Bargaining and boxing class: North Africa part 4

In December, I spent most of a week in North Africa, visiting friends. My intention is to give you a glimpse of my trip. Please forgive me for omitting certain details and for changing names in order to protect my friends.

“Can I have your phone number?” The taxi driver didn’t waste much time.

When I explained why that wasn’t possible, he asked if I was a Muslim.

“No. I follow Jesus the Messiah.”

He pondered this through several streets of traffic. As he pulled up to the curb to drop me off, he spoke again, “You should read the Qur’an.”

I sighed. “I do read the Qur’an. You should read the Bible.”

He frowned and shook his head at me in the rearview mirror as I handed him the fare.

In light of his suggestion, my own suggestion had been logical. But apparently only to me. “Why not? Are you scared?” I punctuated my challenge with a cheerful goodbye and a hasty exit.

This morning was my morning to go shopping in the old city. The sights and smells of the old city had remained unchanged for centuries and had certainly not changed in the year and a half of my absence. There is a forever skirmish between fragrant and repulsive: baking bread, roasting chicken, urine, a blend of fresh spices, rotting fruit, soaps and perfumes, trash.

Rather than the narrow cobblestone streets accommodating their pedestrians, tourists and residents alike pressed in close to accommodate the streets.

“Where have you been?” several vendors called to me as I bustled along. Did they– could they?!— really remember me?

To my disappointment, I had forgotten how to bargain. No longer was it a matter of easy banter and good deals; it felt exhausting and cheap. Fortunately, shopping didn’t take long since I could only buy what would fit in my backpack between my clothes.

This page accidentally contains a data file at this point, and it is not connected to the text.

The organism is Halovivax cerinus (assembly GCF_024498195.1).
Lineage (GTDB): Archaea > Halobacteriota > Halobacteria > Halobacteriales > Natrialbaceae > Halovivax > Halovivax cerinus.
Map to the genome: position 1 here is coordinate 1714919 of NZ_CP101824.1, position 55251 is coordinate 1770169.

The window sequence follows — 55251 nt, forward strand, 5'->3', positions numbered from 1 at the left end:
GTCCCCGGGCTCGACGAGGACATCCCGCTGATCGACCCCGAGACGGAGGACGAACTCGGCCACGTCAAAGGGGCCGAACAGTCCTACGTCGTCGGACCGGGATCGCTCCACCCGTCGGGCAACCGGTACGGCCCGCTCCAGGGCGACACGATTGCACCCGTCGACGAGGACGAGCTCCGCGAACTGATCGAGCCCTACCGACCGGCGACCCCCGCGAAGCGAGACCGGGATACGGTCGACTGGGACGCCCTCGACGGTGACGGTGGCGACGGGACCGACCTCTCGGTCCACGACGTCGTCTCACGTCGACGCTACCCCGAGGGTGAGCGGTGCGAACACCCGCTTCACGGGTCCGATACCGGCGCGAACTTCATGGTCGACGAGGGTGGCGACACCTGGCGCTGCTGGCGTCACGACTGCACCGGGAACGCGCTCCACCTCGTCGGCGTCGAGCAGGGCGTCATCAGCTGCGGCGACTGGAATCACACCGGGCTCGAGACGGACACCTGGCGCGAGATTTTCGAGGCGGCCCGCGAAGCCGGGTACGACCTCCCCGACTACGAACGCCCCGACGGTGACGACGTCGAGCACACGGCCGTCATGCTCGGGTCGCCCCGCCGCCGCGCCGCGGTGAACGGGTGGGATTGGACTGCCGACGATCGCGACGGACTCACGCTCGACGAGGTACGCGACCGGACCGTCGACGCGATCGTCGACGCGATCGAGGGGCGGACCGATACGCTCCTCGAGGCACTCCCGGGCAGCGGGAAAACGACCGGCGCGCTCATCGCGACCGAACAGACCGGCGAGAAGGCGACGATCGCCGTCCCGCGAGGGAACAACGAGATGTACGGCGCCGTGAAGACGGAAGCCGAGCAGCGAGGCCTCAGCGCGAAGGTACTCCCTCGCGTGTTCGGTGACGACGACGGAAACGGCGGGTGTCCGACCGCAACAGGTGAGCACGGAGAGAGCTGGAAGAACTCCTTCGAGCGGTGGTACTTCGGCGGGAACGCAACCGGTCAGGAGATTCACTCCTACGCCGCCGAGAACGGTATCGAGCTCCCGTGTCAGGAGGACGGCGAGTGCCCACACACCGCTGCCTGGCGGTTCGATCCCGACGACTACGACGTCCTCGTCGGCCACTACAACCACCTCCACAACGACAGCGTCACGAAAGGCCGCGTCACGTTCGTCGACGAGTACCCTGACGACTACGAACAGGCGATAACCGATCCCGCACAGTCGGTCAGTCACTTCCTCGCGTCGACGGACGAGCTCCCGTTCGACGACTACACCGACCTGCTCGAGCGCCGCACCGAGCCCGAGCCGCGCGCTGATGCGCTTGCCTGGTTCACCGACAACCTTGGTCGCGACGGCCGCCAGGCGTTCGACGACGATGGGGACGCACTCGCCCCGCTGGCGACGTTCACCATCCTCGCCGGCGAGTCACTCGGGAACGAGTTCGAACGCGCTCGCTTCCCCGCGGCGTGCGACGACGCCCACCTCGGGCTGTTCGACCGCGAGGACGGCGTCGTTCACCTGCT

I caught a taxi to my friend’s neighborhood only to find that Khadija and her neighbor, Fusia, were out studying. They would be back soon, said Khadija’s niece. I sat in the salon, watching TV and wondering how my two eighty-year-old friends were doing in their studies.

Suddenly, the door opened and everyone piled into the apartment. There were hugs and greetings that came so fast that I could only repeat “Praise God” and laugh. Someone made tea. Another ran out to buy cookies. We talked and watched a Turkish soap opera until dark.

“I’ll walk with you,” Fusia said. She held my hand and led me along the street. “We’re going to go see my grandson. He will be sad if he doesn’t see you.”

What I didn’t realize was that her grandson’s boxing class did not allow interruptions. Two women screened everyone who entered, and one looked like she could flatten anyone who crossed her. I was making plans for a polite retreat when Fusia asked if her friend all of the way from Spain could just greet dear little Ali.